Recruits in the RLC

Discussion in 'RLC' started by General Melchett, May 23, 2005.

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  1. General Melchett

    General Melchett LE Moderator

    What are your thoughts on the standard coming through. Not just physical robustness and fitness, but also schooling and mental attitude.

    Having had some limited contact with Phase 2 soldiers their level of education seems to be poor at times. I deal with a trade group that requires a reasonable level of education. Those below standard should be weeded out at the selection process, so more time can be spent on trade as opposed to english and maths.
  2. I don't think the schooling and education part is just RLC centric. The army is competeing with the cicil jobs market, an education system which pushes school leavers into higher education with little thought about what will happen at the end of it. You are receiving recruits whos reasons for joining are not that differant to those recruits of the past 30 years, but what you are not getting are the intellegent school leavers that the army used to get and rely on to fill its Junior Leaders regiments and apprentice colleges. They now goto college and university now. The lack of 'nous' displayed amongst new recruits is proberbly the old eyes viewing the new comers with an over critical eye just as has always happened. The problem now is that many are poorly schooled (not their fault, the system sucks) and the army either needs to weed out thosed who really cannot read or write, or introduce compulsary education to thoses who need it at a far lower level than before.
  3. General Melchett

    General Melchett LE Moderator

    I didn't want to fall into the old cliche "It wasn't like that in my day" or appear to be having a pop at people who are not academic.

    Lack of "nous" is down to everything being new, as would be the case with any job, so I'll not worry about that. The actual schooling level seems to be poor with some soldiers having difficulty reading and have bad hand writing combined. Not to mention the maths skills. All things which were definately better "in my day".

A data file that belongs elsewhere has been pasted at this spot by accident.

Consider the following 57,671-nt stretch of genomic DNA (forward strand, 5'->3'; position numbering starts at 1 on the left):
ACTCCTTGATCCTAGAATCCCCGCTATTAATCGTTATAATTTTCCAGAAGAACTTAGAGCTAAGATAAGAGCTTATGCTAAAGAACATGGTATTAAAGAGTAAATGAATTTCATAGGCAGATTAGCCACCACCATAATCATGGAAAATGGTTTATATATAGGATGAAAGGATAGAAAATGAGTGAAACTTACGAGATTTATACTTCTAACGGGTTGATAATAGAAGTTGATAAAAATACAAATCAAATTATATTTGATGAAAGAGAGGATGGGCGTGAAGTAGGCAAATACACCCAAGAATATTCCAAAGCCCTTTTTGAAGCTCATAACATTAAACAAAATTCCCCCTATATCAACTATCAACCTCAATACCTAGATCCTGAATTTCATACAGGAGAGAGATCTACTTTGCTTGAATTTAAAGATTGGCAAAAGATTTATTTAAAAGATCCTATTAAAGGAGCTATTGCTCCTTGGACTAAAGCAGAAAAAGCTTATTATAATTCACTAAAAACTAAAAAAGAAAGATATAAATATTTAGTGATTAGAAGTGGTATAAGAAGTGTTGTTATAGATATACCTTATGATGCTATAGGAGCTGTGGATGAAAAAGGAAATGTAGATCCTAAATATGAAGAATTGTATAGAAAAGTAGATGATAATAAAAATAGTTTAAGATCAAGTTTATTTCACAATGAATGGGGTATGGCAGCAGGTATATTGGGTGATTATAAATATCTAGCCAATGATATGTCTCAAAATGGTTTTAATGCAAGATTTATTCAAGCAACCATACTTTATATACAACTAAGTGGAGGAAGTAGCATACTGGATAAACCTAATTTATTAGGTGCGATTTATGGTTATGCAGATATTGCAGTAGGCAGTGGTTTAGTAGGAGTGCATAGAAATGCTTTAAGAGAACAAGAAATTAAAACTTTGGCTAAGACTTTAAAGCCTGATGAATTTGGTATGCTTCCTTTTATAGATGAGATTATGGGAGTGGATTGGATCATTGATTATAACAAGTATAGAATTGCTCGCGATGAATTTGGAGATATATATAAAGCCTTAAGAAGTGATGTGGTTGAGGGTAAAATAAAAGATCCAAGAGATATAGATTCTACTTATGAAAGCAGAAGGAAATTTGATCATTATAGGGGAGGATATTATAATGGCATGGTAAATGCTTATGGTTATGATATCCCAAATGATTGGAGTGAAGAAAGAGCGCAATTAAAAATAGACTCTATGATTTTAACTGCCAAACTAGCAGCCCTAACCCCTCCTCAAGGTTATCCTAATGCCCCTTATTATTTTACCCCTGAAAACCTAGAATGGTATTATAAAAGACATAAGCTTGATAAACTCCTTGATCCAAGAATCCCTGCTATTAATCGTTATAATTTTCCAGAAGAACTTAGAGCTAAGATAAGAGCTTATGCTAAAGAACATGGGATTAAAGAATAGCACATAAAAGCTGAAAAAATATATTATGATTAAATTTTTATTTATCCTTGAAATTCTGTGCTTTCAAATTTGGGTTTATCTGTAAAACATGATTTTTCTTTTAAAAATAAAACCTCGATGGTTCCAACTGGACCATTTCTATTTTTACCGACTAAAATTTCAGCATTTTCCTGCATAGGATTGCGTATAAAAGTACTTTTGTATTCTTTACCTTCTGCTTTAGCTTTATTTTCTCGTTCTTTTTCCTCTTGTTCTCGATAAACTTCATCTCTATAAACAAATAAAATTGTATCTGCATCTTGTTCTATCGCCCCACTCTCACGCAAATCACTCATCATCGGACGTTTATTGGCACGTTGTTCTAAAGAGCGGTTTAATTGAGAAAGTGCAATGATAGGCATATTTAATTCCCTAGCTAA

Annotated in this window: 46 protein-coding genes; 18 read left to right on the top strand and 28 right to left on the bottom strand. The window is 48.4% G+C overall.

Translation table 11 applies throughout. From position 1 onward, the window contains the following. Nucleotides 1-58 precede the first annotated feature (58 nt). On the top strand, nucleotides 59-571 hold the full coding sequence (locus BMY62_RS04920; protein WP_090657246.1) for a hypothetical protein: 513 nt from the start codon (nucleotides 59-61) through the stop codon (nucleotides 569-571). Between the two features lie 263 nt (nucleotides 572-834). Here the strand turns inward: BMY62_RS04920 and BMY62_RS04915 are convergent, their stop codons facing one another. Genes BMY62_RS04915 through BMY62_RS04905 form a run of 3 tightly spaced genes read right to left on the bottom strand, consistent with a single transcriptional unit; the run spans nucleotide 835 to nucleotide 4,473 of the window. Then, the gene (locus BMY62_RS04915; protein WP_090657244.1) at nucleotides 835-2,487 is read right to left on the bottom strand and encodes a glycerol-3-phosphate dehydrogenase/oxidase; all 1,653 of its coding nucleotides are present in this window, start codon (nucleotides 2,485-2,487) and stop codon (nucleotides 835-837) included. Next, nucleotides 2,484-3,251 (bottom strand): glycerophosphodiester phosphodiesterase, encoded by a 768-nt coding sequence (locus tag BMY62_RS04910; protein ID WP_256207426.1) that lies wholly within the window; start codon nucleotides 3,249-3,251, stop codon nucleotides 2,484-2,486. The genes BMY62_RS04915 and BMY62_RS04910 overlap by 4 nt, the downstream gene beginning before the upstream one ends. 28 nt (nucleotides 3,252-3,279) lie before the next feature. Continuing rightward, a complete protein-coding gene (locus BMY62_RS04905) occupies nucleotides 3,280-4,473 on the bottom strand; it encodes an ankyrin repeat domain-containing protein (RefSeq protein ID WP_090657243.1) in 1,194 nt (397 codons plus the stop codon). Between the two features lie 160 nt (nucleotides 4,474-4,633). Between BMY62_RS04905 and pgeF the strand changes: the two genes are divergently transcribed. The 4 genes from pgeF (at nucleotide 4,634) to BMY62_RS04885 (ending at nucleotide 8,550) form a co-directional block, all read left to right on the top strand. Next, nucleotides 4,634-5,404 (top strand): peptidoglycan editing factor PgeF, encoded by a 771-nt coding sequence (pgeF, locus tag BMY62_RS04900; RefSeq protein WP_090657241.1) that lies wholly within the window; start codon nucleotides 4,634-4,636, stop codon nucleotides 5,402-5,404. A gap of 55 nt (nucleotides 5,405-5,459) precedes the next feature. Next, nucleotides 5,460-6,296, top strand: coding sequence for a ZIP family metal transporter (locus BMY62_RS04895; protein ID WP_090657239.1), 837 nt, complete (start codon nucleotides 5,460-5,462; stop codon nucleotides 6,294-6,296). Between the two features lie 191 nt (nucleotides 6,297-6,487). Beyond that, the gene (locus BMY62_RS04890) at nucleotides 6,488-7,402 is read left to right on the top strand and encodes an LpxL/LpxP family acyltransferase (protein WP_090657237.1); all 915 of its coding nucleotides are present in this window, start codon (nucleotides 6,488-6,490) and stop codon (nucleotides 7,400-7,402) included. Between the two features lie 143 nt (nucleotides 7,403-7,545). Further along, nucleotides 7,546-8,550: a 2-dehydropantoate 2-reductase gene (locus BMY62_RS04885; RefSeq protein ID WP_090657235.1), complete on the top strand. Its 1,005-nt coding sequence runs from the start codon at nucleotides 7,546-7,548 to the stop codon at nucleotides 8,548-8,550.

4. It is easy to level the old "They are not as good as they were in my time" adage. The problem is ho0w do you measure if it is true or not?

    I do believe we have gone a bit too soft on teaching to test and multiple chances to pass courses. The result of this is less inclination for people to put effort in and the belief that they are owed something. This is also true from what I can see of modern training and results in the poor standard of recruit we sometimes see.

    I do not think this is the majority though, it is simply that the teach to test mentality and the idea that recruit training/MPC/etc is a walkover that makes it seem as if they are worse than they are. In truth I doubt there is much difference, they may be a little less fit than the recruits of yester-year but I doubt they are beyond redemption.

    I do not wish to seem racist (that is the last thing I am trust me), but I am concerned about the massive amount of commonwealth soldiers we have taken in. Even if this is only considered from a "how will we replace them when they leave point of view" or "how will we deploy them if they have passport difficulties". this was not an RLC decision to recruit such numbers, but it is something that will cause us problems. I am sure that they will be credit to us, I just wonder at the adverse effects of it all.
  5. GM,
    The Three R's is a result of the standard of education they receive, it is something the military will help with though in time, as it encourages (without trying - when it tries it fails (PDR anyone); what a paradox) you to develop yourself, to pass courses, to act like a SNCO eventually; even to go for commision. The right ones will seize these opportunities, just like we did. As a recruit they are a blank piece of paper, time will sort them out!
  6. General Melchett

    General Melchett LE Moderator

    In respect to your last comment the Rugby team would suffer, but seriously from the last manning roadshow the shortfall of RLC soldiers was indeed made up from overseas applicants. This is not a bad thing, but it does highlight either a lack of effort to recruit from home and the easy option is to go abroad, or that society in this country just does not want to join the Armed Forces.

    Are there any results from surveys available to show trends for joining and geographical location?
  7. I bet there are somewhere, but I know someone in the training world, who assured me we have taken in hundreds.
  8. not seen the standard of bloke (sorry, or girly) coming through recently, but my basic course wasn't exactly full of Magnus Magnussons. so that must lead us to the quality of continuation training after qualifying.

    must admit that i got quite a bit of continuation training in the rugby club in sunny K though!!!

    Problem solved :D :D :D